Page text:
If all of this sounds like Las Vegas-scale entertainment, just turn the telescope around and look through the other end. For personal access to cyberspace, the key components are the same as for big systems--3 D video and audio displays, head tracking and some degree of system intelligence. You need low-cost interface peripherals and more processing power for the buck in order to achieve acceptable frame rates on small systems.
Technology is moving in an orderly incremental way toward these goals, and we can expect to see low-cost game systems that approximate telepresence experience within 12 months--possibly sooner. One lesson to be learned from the Power-Globe (a Mattel peripheral for Nintendo systems), however, is that without great implementation and a critical mass of compelling applications, the most sensous concepts may wither and die. And the notion of cyberspace seems to suggest that a solitary VR experience is not the Holy Grail--rather, it's human-to-human interaction in a computer-augmented matrix that captures our imaginations.
Already, a lot of lowly little PCs and game machines are boring holes into cyber-space. When this army of personal moles breaks through to the underground fiber-optic rivers of Japan, colonization will spread very quickly. Cyberspace is a literally endless frontier, and we all know how much humans enjoy exploring and settling frontiers. The action on the cyberspace frontier is already being documented. Habitat, a graphical networked world developed by Lucasfilm and sold in Japan by Fujitsu, provides excellent examples.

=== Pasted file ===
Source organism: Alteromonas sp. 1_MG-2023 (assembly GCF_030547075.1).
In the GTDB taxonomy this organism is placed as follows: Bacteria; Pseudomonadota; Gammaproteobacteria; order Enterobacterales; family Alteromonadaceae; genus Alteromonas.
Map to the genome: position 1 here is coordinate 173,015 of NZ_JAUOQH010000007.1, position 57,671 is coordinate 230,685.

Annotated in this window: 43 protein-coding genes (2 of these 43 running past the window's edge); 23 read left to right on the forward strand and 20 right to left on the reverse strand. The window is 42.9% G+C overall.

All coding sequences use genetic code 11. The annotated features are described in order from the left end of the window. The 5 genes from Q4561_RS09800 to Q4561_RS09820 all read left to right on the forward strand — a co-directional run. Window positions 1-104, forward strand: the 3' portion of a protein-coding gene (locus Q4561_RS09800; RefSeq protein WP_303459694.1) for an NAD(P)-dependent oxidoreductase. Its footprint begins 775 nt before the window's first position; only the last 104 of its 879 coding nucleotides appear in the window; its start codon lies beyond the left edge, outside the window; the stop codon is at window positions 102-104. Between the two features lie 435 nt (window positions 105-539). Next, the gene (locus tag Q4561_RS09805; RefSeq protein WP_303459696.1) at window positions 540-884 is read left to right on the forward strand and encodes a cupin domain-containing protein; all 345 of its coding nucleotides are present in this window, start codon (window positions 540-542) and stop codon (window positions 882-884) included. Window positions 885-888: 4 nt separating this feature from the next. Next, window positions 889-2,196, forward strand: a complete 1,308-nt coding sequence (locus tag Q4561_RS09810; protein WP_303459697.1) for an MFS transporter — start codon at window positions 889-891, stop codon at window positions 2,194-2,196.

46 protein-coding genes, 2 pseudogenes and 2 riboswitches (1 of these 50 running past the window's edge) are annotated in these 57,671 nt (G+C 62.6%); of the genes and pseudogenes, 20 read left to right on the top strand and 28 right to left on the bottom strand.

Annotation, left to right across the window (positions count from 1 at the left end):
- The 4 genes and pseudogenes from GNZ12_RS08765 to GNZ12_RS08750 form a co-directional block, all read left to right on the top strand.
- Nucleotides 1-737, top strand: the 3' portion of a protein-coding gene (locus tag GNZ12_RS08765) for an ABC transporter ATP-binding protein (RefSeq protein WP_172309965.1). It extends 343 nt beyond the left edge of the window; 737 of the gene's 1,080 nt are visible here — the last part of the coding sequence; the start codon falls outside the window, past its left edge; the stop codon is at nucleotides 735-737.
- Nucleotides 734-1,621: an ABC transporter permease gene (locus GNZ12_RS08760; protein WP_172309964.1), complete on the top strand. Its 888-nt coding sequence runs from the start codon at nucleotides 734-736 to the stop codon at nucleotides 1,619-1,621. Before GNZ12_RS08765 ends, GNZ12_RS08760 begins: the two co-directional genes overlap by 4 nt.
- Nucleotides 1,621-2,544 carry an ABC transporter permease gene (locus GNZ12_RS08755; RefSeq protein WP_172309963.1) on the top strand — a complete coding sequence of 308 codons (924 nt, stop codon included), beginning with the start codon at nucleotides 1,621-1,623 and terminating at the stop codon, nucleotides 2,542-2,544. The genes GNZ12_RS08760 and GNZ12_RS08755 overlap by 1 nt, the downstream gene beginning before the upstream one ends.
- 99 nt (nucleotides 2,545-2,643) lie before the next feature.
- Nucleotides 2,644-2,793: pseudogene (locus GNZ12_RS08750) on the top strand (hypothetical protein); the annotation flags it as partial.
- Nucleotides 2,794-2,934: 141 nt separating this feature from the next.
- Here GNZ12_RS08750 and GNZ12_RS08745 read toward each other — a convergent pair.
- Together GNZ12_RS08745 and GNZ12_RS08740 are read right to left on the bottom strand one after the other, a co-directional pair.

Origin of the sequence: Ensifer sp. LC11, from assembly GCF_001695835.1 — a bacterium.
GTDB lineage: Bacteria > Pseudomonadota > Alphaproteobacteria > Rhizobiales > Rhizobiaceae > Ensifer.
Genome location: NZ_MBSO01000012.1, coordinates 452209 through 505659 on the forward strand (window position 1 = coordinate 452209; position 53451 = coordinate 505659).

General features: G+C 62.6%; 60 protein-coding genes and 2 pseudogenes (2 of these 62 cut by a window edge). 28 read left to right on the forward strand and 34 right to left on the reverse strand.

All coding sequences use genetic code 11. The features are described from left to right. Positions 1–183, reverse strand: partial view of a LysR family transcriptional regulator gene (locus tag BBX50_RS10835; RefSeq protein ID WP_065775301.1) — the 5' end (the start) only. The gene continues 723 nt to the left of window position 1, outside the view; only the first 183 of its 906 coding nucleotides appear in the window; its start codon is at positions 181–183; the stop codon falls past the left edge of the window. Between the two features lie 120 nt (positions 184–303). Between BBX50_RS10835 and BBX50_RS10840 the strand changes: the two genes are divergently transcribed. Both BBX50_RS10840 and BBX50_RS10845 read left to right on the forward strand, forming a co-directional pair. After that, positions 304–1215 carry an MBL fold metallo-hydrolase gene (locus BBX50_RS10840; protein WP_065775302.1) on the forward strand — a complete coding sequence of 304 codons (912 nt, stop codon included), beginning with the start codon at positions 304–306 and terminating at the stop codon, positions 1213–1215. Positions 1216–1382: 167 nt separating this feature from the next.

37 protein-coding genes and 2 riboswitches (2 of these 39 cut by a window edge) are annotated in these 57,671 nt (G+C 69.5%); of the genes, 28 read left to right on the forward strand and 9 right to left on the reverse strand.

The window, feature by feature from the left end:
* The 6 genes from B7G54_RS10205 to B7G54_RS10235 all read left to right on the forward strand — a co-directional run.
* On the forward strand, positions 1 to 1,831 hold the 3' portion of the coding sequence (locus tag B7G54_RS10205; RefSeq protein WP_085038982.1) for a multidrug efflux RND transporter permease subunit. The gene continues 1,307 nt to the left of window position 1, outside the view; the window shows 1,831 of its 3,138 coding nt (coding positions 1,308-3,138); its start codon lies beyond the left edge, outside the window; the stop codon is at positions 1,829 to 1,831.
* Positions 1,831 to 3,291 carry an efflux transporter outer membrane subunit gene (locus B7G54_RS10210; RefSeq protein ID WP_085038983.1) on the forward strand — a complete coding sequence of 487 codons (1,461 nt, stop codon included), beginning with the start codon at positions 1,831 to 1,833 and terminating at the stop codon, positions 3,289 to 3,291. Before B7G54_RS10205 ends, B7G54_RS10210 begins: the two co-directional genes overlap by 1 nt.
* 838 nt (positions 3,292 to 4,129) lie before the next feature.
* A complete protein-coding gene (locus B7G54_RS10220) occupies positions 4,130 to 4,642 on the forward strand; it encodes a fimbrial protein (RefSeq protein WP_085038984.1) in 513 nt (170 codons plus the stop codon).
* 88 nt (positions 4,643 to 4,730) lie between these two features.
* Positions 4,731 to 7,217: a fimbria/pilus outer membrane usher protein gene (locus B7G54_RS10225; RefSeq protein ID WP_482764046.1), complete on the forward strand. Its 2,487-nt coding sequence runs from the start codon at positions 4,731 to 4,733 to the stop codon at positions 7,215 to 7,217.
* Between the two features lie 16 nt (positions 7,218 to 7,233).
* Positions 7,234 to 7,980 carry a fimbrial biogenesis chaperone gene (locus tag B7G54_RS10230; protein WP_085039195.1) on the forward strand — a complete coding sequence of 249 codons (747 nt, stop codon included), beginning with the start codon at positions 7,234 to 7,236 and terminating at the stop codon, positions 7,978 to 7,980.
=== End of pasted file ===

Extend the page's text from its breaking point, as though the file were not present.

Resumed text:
Chip Morningstar and Randy Farmer, Habitat's principal designers, report tales of crime and exploitation, followed by self-organizing and self-governing activities on the net that are strongly reminiscent of the American West. Citizens of text-based cyberspace communities have organized revolts against corporate overlords that would make an East European proud. Cyberspace re-creates the grand adventure of people coming together in new places, deciding what to do and how to live.
Networked telepreence systems introduce a whole new set of issues into the design of interactive entertainment. The medium alows us to move well beyond clothing, makeup, and personal mannerisms in the ways that we represent ourselves to others. We may create self-representations that are radically different from our physical bodies, and we may preent different versions of ourselves to different people simultaneously. A central design task will be to invent landscapes in which we may interact with others as well as to provide the means for people to collaboratively shape cyberspace environments and objects for their own purposes.
Through telepresence we are diving into a strange new sea, at the confluence of information sensation, and communication. No one can predict what new forms, styles, and genres will emerge; the medium is still too young. But after a few more years of obligatory imitations of the past, interesting games are bound to happen.